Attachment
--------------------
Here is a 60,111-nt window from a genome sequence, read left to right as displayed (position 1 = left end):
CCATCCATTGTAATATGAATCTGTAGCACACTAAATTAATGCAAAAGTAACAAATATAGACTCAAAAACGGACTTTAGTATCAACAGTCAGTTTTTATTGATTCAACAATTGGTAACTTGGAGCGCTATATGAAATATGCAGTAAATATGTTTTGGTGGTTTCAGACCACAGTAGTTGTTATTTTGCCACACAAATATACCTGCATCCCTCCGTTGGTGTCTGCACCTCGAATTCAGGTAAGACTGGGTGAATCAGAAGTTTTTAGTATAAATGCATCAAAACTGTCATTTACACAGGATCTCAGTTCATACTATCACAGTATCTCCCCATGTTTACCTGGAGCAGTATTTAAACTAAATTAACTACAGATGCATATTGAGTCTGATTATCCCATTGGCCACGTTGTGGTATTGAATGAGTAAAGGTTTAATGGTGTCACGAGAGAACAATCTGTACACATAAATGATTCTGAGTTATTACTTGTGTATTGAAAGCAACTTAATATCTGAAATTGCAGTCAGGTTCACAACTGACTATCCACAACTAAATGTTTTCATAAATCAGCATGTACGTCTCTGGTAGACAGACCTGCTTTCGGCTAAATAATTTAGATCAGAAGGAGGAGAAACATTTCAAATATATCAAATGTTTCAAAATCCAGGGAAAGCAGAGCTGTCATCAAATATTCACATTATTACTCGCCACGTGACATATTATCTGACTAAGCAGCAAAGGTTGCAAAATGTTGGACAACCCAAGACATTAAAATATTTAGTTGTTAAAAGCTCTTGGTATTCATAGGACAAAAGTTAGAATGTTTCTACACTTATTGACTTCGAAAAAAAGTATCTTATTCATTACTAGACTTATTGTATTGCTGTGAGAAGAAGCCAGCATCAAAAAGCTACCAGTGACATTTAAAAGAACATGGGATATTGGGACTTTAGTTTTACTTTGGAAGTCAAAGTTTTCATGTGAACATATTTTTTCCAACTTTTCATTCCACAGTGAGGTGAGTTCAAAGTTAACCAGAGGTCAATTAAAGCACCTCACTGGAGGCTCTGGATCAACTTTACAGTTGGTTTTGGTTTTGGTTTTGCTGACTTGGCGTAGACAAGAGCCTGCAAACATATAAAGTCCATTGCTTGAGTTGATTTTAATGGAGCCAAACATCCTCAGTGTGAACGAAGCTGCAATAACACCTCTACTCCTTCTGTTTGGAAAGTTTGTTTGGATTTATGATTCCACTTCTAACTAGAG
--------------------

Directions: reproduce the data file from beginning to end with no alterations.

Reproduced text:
Here is a 60,111-nt window from a genome sequence, read left to right as displayed (position 1 = left end):
CCATCCATTGTAATATGAATCTGTAGCACACTAAATTAATGCAAAAGTAACAAATATAGACTCAAAAACGGACTTTAGTATCAACAGTCAGTTTTTATTGATTCAACAATTGGTAACTTGGAGCGCTATATGAAATATGCAGTAAATATGTTTTGGTGGTTTCAGACCACAGTAGTTGTTATTTTGCCACACAAATATACCTGCATCCCTCCGTTGGTGTCTGCACCTCGAATTCAGGTAAGACTGGGTGAATCAGAAGTTTTTAGTATAAATGCATCAAAACTGTCATTTACACAGGATCTCAGTTCATACTATCACAGTATCTCCCCATGTTTACCTGGAGCAGTATTTAAACTAAATTAACTACAGATGCATATTGAGTCTGATTATCCCATTGGCCACGTTGTGGTATTGAATGAGTAAAGGTTTAATGGTGTCACGAGAGAACAATCTGTACACATAAATGATTCTGAGTTATTACTTGTGTATTGAAAGCAACTTAATATCTGAAATTGCAGTCAGGTTCACAACTGACTATCCACAACTAAATGTTTTCATAAATCAGCATGTACGTCTCTGGTAGACAGACCTGCTTTCGGCTAAATAATTTAGATCAGAAGGAGGAGAAACATTTCAAATATATCAAATGTTTCAAAATCCAGGGAAAGCAGAGCTGTCATCAAATATTCACATTATTACTCGCCACGTGACATATTATCTGACTAAGCAGCAAAGGTTGCAAAATGTTGGACAACCCAAGACATTAAAATATTTAGTTGTTAAAAGCTCTTGGTATTCATAGGACAAAAGTTAGAATGTTTCTACACTTATTGACTTCGAAAAAAAGTATCTTATTCATTACTAGACTTATTGTATTGCTGTGAGAAGAAGCCAGCATCAAAAAGCTACCAGTGACATTTAAAAGAACATGGGATATTGGGACTTTAGTTTTACTTTGGAAGTCAAAGTTTTCATGTGAACATATTTTTTCCAACTTTTCATTCCACAGTGAGGTGAGTTCAAAGTTAACCAGAGGTCAATTAAAGCACCTCACTGGAGGCTCTGGATCAACTTTACAGTTGGTTTTGGTTTTGGTTTTGCTGACTTGGCGTAGACAAGAGCCTGCAAACATATAAAGTCCATTGCTTGAGTTGATTTTAATGGAGCCAAACATCCTCAGTGTGAACGAAGCTGCAATAACACCTCTACTCCTTCTGTTTGGAAAGTTTGTTTGGATTTATGATTCCACTTCTAACTAGAG